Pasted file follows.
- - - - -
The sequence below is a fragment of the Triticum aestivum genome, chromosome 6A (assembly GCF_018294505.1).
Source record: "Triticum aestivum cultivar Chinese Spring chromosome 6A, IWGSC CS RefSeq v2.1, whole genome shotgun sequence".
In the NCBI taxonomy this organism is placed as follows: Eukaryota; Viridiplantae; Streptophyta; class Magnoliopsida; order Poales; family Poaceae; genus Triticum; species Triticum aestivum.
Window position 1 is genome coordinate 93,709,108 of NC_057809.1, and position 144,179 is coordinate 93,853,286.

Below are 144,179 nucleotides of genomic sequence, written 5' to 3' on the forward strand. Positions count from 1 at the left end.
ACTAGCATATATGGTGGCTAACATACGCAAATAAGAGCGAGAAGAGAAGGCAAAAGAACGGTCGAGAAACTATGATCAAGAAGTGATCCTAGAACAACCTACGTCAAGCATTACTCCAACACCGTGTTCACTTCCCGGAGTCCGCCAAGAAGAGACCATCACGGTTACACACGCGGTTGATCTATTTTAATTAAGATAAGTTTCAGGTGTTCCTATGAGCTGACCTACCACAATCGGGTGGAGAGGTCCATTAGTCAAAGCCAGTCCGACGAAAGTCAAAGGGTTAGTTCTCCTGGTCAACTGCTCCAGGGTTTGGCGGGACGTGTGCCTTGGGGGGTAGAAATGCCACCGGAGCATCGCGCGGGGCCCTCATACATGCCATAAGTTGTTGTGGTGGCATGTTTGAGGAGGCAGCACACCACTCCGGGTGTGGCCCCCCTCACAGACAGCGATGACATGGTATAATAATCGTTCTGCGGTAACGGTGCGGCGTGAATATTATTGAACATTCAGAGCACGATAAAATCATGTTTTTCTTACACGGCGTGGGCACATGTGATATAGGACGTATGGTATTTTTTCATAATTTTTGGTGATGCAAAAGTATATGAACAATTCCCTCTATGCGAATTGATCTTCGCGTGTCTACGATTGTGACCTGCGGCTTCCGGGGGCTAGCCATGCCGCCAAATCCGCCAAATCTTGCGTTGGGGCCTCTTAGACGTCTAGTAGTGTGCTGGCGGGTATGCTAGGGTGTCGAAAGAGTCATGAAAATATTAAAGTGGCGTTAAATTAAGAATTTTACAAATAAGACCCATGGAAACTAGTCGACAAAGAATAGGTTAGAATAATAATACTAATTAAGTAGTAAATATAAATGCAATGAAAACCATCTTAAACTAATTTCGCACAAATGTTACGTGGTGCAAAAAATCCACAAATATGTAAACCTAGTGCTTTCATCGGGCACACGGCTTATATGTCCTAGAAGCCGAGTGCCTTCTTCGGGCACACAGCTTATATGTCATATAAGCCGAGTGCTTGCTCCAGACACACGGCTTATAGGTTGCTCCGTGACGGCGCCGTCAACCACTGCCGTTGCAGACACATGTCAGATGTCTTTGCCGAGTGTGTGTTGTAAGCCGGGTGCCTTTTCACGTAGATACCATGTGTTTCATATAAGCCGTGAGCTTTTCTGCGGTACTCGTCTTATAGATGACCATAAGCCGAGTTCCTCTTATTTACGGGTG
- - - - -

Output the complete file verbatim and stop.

The sequence below is a fragment of the Triticum aestivum genome, chromosome 6A (assembly GCF_018294505.1).
Source record: "Triticum aestivum cultivar Chinese Spring chromosome 6A, IWGSC CS RefSeq v2.1, whole genome shotgun sequence".
In the NCBI taxonomy this organism is placed as follows: Eukaryota; Viridiplantae; Streptophyta; class Magnoliopsida; order Poales; family Poaceae; genus Triticum; species Triticum aestivum.
Window position 1 is genome coordinate 93,709,108 of NC_057809.1, and position 144,179 is coordinate 93,853,286.

Below are 144,179 nucleotides of genomic sequence, written 5' to 3' on the forward strand. Positions count from 1 at the left end.
ACTAGCATATATGGTGGCTAACATACGCAAATAAGAGCGAGAAGAGAAGGCAAAAGAACGGTCGAGAAACTATGATCAAGAAGTGATCCTAGAACAACCTACGTCAAGCATTACTCCAACACCGTGTTCACTTCCCGGAGTCCGCCAAGAAGAGACCATCACGGTTACACACGCGGTTGATCTATTTTAATTAAGATAAGTTTCAGGTGTTCCTATGAGCTGACCTACCACAATCGGGTGGAGAGGTCCATTAGTCAAAGCCAGTCCGACGAAAGTCAAAGGGTTAGTTCTCCTGGTCAACTGCTCCAGGGTTTGGCGGGACGTGTGCCTTGGGGGGTAGAAATGCCACCGGAGCATCGCGCGGGGCCCTCATACATGCCATAAGTTGTTGTGGTGGCATGTTTGAGGAGGCAGCACACCACTCCGGGTGTGGCCCCCCTCACAGACAGCGATGACATGGTATAATAATCGTTCTGCGGTAACGGTGCGGCGTGAATATTATTGAACATTCAGAGCACGATAAAATCATGTTTTTCTTACACGGCGTGGGCACATGTGATATAGGACGTATGGTATTTTTTCATAATTTTTGGTGATGCAAAAGTATATGAACAATTCCCTCTATGCGAATTGATCTTCGCGTGTCTACGATTGTGACCTGCGGCTTCCGGGGGCTAGCCATGCCGCCAAATCCGCCAAATCTTGCGTTGGGGCCTCTTAGACGTCTAGTAGTGTGCTGGCGGGTATGCTAGGGTGTCGAAAGAGTCATGAAAATATTAAAGTGGCGTTAAATTAAGAATTTTACAAATAAGACCCATGGAAACTAGTCGACAAAGAATAGGTTAGAATAATAATACTAATTAAGTAGTAAATATAAATGCAATGAAAACCATCTTAAACTAATTTCGCACAAATGTTACGTGGTGCAAAAAATCCACAAATATGTAAACCTAGTGCTTTCATCGGGCACACGGCTTATATGTCCTAGAAGCCGAGTGCCTTCTTCGGGCACACAGCTTATATGTCATATAAGCCGAGTGCTTGCTCCAGACACACGGCTTATAGGTTGCTCCGTGACGGCGCCGTCAACCACTGCCGTTGCAGACACATGTCAGATGTCTTTGCCGAGTGTGTGTTGTAAGCCGGGTGCCTTTTCACGTAGATACCATGTGTTTCATATAAGCCGTGAGCTTTTCTGCGGTACTCGTCTTATAGATGACCATAAGCCGAGTTCCTCTTATTTACGGGTG